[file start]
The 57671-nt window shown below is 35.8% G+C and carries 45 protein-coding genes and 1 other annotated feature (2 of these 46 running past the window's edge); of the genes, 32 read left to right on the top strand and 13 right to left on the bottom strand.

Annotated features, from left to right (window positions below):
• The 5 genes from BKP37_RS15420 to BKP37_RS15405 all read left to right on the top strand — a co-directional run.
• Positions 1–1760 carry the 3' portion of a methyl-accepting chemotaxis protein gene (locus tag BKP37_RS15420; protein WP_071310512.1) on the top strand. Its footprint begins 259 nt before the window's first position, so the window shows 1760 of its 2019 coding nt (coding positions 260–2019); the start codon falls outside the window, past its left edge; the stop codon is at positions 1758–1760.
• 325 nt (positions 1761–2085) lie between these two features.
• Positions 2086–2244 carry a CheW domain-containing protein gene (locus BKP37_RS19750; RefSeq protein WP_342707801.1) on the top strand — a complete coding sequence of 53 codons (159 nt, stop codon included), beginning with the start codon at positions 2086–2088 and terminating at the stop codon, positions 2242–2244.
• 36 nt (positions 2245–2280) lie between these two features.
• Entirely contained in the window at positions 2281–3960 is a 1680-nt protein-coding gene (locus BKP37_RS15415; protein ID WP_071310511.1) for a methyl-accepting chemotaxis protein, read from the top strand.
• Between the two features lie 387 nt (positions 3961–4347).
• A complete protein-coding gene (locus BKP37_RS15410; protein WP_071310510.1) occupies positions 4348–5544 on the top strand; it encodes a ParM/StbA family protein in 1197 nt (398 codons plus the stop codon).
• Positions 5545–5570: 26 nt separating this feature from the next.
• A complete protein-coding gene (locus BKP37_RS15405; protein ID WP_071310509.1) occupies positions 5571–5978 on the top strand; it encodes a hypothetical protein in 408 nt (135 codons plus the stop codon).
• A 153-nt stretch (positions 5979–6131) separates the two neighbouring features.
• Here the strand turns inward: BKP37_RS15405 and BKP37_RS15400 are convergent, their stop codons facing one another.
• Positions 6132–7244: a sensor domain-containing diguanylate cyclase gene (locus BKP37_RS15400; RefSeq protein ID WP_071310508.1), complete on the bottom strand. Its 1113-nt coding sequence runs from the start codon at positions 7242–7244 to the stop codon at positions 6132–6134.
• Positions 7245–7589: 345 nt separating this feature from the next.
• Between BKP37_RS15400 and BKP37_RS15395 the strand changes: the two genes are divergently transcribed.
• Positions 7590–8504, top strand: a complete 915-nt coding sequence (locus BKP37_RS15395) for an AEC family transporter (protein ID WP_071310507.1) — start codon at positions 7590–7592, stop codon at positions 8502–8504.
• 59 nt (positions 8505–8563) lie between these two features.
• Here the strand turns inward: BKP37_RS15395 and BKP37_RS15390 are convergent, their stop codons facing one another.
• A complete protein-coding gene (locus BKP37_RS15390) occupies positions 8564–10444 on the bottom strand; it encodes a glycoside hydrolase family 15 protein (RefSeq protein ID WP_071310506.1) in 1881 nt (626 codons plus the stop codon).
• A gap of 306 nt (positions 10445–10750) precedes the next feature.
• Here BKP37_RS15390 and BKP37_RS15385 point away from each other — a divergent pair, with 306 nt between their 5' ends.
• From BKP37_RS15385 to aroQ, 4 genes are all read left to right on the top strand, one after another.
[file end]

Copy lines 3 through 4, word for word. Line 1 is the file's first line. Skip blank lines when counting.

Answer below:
• The 5 genes from BKP37_RS15420 to BKP37_RS15405 all read left to right on the top strand — a co-directional run.
• Positions 1–1760 carry the 3' portion of a methyl-accepting chemotaxis protein gene (locus tag BKP37_RS15420; protein WP_071310512.1) on the top strand. Its footprint begins 259 nt before the window's first position, so the window shows 1760 of its 2019 coding nt (coding positions 260–2019); the start codon falls outside the window, past its left edge; the stop codon is at positions 1758–1760.